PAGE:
Thursday, August 29, 2013
So now that I've declared that all the summaries I've read of this book are wanting, I get the dreaded task of attempting to summarize it for you. Eek. Here goes: Karou is a snarky, blue-haired teenager living in Prague. She studies art by day, collects teeth by night, and carries a sketchbook wherever she goes. In its pages are images of the strange and the fantastic, creatures who are a blend of human and animal, and the strange lives they live. However, these oddities are not creatures of Karou's imagination, but the people of her other life. They are not her family by blood - she does not know who or where she came from - but they are her family by love. In their strangeness, she sees beauty and belonging, not the monsters that an angel by the name of Akiva claims them to be. Karou and Akiva meet in a violent turmoil, but come to find more in one another than an enemy. In Akiva, Karou finds answers to the past that has been lost to her.
How was that? Somewhat interesting, I hope? It's certainly better than the tripe on Goodreads, which pretty much just shouts "it's weird and cool, guys!" in the general direction of teenagers. Which is part of what's great about this book - while it is YA fiction, it does not in any way talk down to its reader. Details are not over explained, the author is not afraid to use big words, and girls are unapologetically feisty and manage to have romantic and sexual relationships without being dominated by them. Plus, they have sex and it's neither perfection nor something to avoid at all costs because duh, mistakes nor something they don't understand. Sex can be nice and it can be bad and it can mess with your emotions. It's not simple, and this is shown not told. Kudos to Laini Taylor on treating teenagers like people and not just feeding them bullshit.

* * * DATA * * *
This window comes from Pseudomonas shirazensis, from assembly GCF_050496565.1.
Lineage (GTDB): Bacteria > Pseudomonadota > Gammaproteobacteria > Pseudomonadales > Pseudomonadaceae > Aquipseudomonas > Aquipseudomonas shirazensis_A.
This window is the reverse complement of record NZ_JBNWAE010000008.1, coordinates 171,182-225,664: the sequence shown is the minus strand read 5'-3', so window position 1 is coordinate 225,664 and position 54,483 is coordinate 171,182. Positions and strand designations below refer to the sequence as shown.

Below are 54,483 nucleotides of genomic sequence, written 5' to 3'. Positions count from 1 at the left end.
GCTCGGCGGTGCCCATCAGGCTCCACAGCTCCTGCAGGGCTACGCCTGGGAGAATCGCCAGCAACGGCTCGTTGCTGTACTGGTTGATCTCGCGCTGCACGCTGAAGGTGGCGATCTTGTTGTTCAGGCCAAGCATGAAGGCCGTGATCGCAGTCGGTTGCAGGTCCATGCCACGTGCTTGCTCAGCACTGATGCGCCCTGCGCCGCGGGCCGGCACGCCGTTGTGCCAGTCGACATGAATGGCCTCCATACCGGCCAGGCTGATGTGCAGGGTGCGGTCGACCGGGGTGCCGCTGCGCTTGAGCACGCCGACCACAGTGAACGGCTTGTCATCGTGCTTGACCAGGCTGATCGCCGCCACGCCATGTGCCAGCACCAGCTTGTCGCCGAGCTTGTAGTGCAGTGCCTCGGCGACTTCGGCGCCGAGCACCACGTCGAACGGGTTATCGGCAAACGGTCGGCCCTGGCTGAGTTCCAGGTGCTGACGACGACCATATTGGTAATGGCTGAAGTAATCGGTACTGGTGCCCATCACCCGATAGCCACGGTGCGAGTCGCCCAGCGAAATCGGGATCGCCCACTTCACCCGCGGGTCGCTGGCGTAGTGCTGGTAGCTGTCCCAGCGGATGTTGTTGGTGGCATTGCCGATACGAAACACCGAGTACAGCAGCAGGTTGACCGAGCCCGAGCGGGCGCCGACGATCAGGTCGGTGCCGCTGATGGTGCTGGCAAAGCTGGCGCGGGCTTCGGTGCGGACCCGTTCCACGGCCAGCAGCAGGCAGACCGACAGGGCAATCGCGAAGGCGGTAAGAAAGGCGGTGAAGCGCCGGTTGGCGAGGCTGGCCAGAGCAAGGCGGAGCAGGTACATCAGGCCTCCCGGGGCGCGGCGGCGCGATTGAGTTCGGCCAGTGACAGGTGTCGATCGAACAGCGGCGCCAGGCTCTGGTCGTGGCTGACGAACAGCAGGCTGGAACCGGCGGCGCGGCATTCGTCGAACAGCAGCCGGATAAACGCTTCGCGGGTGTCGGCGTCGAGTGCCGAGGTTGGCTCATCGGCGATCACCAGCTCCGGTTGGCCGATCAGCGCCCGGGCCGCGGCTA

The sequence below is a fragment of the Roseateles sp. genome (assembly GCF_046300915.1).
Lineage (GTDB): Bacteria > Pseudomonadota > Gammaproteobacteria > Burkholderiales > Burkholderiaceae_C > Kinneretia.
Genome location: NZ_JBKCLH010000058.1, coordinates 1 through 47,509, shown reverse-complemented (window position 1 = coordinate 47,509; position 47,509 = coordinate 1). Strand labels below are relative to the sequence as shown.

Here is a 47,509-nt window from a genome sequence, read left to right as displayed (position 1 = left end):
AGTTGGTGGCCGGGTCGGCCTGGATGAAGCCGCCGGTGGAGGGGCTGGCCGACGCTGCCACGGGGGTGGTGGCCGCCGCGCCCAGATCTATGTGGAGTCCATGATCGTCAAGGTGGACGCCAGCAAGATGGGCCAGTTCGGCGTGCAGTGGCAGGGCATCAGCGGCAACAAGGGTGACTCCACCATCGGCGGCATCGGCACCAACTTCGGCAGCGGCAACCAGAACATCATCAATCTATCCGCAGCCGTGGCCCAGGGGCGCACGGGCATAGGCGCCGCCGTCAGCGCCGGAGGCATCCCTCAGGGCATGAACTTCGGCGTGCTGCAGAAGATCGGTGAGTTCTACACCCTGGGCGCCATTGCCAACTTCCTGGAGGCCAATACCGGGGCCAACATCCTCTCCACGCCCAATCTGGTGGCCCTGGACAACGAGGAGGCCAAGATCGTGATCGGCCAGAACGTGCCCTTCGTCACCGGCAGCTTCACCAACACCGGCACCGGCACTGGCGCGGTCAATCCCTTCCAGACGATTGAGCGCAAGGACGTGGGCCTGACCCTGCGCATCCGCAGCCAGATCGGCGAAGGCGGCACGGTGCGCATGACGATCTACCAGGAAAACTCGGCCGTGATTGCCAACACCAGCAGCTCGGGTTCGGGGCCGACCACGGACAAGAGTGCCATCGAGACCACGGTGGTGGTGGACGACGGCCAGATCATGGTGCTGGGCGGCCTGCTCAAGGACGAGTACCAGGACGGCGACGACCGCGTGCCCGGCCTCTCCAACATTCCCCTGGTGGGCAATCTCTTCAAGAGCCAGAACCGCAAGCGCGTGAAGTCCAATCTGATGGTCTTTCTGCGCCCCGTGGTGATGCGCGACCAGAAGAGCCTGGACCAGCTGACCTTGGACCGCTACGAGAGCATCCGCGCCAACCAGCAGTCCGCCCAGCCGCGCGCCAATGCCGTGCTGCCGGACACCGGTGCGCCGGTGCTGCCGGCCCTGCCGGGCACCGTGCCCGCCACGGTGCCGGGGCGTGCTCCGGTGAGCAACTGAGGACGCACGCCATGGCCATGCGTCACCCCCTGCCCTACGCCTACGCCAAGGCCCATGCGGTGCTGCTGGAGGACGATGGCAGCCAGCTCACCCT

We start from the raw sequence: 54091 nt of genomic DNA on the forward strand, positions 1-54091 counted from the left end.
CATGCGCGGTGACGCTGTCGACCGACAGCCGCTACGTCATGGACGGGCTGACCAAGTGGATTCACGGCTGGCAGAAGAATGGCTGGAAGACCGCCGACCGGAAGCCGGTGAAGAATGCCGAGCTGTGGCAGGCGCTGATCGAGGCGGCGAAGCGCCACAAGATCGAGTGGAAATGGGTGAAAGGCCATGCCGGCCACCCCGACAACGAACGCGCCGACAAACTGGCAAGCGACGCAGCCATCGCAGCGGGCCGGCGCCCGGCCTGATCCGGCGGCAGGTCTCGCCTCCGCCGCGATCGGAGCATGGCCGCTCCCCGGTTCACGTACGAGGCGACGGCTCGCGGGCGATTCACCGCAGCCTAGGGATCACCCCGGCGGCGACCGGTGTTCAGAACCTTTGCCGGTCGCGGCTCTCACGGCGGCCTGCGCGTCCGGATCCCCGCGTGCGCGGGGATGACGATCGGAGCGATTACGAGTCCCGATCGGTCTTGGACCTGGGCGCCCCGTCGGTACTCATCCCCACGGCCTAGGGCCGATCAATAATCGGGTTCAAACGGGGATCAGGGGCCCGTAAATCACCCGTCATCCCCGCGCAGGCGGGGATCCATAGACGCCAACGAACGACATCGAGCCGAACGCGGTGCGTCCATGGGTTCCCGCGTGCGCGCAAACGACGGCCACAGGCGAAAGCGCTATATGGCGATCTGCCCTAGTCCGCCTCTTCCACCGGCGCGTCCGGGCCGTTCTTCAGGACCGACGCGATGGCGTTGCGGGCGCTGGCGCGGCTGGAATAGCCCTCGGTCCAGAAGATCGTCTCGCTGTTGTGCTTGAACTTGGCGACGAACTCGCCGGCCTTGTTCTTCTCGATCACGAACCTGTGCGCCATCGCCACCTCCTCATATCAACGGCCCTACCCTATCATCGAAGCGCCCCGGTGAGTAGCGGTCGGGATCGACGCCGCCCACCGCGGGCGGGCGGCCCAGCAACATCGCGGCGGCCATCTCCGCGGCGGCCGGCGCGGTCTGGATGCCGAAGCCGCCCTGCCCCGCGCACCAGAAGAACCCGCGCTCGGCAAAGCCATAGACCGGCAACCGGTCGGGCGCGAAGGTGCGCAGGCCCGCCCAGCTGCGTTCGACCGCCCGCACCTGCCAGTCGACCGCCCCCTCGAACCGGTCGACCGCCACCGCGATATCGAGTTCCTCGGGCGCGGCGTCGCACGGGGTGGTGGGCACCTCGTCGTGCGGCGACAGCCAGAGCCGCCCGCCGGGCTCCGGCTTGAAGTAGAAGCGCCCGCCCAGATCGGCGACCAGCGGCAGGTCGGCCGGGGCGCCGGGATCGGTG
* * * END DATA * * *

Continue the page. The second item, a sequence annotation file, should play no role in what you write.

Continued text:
What grabbed me from the beginning of the book was Karou's observation that, despite her strange life, she never has to conceal it - with a wry smile, she can tell the truth and never be believed, which saves her the trouble of keeping track of lies. This is so clever and pretty insightful and I was like whoa. In addition to that detail, I just wanted to be friends with her and Zusana because they're witty and snarky and basically my people.
This story has depth. There are layers to people and to events and situations. The other-world war that Karous learns about is an incredibly complex thing, with fault on both sides, that rises above your typical good/bad dichotomy. And it's tie-in to Christianity - with mentions of angels and devils, and humanity's tendency to get glimpses of the truth and fill in the rest - furthers that complication (that and the sex talk has probably gotten this book banned in places but whatever).
My only complaint is that towards the end of the book, the book loses its balance. Karou's past is finally revealed to her, and suddenly there are giant chunks of flashback that are not only excessively long, but lose the momentum of the main story. It's a little far along for that much backstory and it's delivered a little heavy-handedly. At the same time, the twists that are revealed are both unexpected and totally believable. Taylor does a great job of setting up the story so that these surprises make sense but aren't obvious or tiresome, which is an absolute relief after the last book I read.